Tuesday, December 31, 2013

Oscar Predictions: Best Actress in a Leading Role

This year, Oscar nominations will be announced on Thursday, January 16th. I’ll be offering detailed predictions in most of the major categories, saving some of the biggest categories for last.

Last year’s nominees: Jessica Chastain, Jennifer Lawrence, Emmanuelle Riva, Quvenzhané Wallis, Naomi Watts

This year’s locks: Sandra Bullock, Cate Blanchett

Very likely: Judi Dench, Emma Thompson

Possible: Adèle Exarchopoulos, Meryl Streep, Amy Adams, Brie Larson

Unlikely: Julia Louis-Dreyfus

The rundown: Last year, I wrote about how two highly acclaimed contenders who didn’t earn either Globe or SAG nods – one a foreign octogenarian and the other an unknown child – would have to defy historical odds to merit a nomination. And, though one of the would-be nominees I was rooting for was displaced, two of the Globe- and SAG-cited actresses were left off in favor of those two underdogs. Now, I’m not sure that can happen this year, but let me take a reverse approach to why two acclaimed lesser-known actresses, one of whose performances I’ve seen and once whose I haven’t, might make the cut. Sandra Bullock (Gravity) is a sure thing, there’s no getting around that, and that’s fine since she was pretty terrific. Cate Blanchett (Blue Jasmine) isn’t my cup of tea, but she managed to be nominated for a sequel no one liked because she’s usually great. Judi Dench (Philomena) is an awards magnet (this would be nomination number seven), but it’s possible that her film could falter in favor of something more serious. That’s doubly true for Emma Thompson (Saving Mr. Banks), whose film has been underperforming consistently when it should have been gobbling up awards. Meryl Streep (August: Osage County), whose nomination total exceeds any other performer’s and will continue to do so as she racks up more and more mentions, is in danger of putting off voters with an over-the-top performance, and I think she’ll be snubbed, especially since most didn’t love the film. Now, Amy Adams (American Hustle) is vying for a spot, but she’s only ever been nominated in the supporting race, and her film can be easily recognized elsewhere. Julia Louis-Dreyfus (Enough Said) would need a huge push to join her posthumous costar as a nominee. It’s been noted by Nathaniel of The Film Experience that a Best Actress list has never been composed of all previous winners, as the combo of Bullock, Blanchett, Dench, Thompson, and Streep would. Last year, the SAG list included all previous Oscar nominees. When the Oscar nods were announced, the two who had won Oscars before weren’t included, while the three who hadn’t were, and the other two slots went to first-timers. Statistics and records only mean something until they don’t. But, what if the people who recognized Riva and Wallis last year were open to two other possibilities who were completely fresh Oscar faces: Adèle Exarchupoulos (Blue is the Warmest Color) and Brie Larson (Short Term 12)? I won’t have the opportunity to screen the latter until just before nominations are announced, so my enthusiasm will be understandably directed more at the former performance. But there is something wholly worthwhile about honoring new and innovative turns, rather than familiar faces - Thompson and Streep especially – delivering far from their strongest performances. Both getting in after last year would be something, so I’ll be cautiously overoptimistic and say that maybe Exarchupoulos can pull it off.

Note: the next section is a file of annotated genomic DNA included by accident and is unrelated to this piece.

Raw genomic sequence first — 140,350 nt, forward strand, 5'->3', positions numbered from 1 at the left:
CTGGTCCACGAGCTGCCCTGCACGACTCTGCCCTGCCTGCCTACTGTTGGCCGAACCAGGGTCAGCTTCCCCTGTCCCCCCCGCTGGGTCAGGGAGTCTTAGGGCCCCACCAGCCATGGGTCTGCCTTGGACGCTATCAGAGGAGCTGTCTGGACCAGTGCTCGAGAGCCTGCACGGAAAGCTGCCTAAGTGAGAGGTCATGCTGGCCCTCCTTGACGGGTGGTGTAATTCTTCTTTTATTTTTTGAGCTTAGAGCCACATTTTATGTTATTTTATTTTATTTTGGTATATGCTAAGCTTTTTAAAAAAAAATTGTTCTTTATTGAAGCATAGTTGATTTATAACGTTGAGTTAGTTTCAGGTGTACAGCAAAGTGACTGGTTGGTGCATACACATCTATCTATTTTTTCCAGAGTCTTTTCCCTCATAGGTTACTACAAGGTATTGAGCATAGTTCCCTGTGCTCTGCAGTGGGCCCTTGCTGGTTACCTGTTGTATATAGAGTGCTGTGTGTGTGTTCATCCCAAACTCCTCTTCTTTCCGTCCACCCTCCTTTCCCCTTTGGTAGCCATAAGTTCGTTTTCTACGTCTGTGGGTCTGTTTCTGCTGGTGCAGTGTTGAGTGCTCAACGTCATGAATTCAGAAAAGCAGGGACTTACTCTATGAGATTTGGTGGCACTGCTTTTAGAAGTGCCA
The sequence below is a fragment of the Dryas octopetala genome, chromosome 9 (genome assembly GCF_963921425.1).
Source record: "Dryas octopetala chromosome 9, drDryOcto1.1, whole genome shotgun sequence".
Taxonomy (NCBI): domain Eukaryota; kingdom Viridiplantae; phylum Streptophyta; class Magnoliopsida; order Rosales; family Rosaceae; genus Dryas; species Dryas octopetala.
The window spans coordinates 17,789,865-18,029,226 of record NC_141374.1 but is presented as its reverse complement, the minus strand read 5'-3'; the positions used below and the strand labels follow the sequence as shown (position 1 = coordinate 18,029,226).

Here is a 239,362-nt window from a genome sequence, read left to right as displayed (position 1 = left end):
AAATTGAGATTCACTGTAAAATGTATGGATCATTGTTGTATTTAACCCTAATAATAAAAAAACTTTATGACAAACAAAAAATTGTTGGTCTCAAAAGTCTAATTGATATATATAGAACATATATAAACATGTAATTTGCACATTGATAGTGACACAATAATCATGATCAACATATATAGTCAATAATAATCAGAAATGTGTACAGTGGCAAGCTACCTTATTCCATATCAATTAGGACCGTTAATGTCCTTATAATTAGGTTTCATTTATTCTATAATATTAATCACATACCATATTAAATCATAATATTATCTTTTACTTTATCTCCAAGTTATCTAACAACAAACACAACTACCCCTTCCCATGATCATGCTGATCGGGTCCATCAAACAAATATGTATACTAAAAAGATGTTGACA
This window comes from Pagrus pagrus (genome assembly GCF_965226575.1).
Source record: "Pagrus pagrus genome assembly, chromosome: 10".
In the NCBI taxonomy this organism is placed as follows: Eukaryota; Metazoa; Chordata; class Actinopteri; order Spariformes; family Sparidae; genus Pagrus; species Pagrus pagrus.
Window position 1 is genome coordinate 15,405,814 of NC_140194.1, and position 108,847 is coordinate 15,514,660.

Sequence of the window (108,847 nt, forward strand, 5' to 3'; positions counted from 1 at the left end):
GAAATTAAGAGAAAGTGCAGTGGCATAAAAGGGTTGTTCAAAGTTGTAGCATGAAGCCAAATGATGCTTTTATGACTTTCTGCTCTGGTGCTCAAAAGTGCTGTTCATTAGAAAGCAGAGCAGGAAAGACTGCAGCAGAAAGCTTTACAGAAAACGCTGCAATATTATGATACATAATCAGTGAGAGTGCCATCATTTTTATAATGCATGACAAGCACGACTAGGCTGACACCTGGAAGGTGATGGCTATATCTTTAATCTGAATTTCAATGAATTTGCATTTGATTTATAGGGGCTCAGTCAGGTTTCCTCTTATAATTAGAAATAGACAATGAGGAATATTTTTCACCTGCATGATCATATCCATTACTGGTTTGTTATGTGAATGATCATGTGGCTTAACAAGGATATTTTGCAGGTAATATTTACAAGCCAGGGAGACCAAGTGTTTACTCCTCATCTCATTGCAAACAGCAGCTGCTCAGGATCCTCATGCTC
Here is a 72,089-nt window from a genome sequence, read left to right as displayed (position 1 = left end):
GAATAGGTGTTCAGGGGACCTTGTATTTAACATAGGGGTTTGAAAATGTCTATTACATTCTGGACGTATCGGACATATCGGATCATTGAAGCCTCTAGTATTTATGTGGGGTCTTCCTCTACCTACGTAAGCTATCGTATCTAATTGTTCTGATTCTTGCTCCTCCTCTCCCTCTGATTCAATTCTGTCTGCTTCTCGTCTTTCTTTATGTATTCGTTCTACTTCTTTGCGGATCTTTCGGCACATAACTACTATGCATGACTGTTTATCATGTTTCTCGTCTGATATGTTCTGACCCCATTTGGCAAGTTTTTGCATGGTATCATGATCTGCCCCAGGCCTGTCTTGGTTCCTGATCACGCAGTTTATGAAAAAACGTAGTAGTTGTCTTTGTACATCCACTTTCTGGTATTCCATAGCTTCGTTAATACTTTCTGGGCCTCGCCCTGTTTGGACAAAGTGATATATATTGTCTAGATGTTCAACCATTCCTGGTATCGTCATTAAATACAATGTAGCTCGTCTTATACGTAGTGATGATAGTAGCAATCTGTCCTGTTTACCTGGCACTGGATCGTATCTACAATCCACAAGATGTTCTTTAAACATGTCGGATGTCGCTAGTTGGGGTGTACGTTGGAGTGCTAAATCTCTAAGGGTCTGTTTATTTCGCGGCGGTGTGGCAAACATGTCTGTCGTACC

One possible crazy scenario: Despite just a Golden Globe nod and the fact that her film hasn’t even been released yet, Kate Winslet (Labor Day) earns her seventh nomination.

Forecasted winner: I think enthusiasm for the film will give it to Bullock no matter who’s ahead in the precursors.

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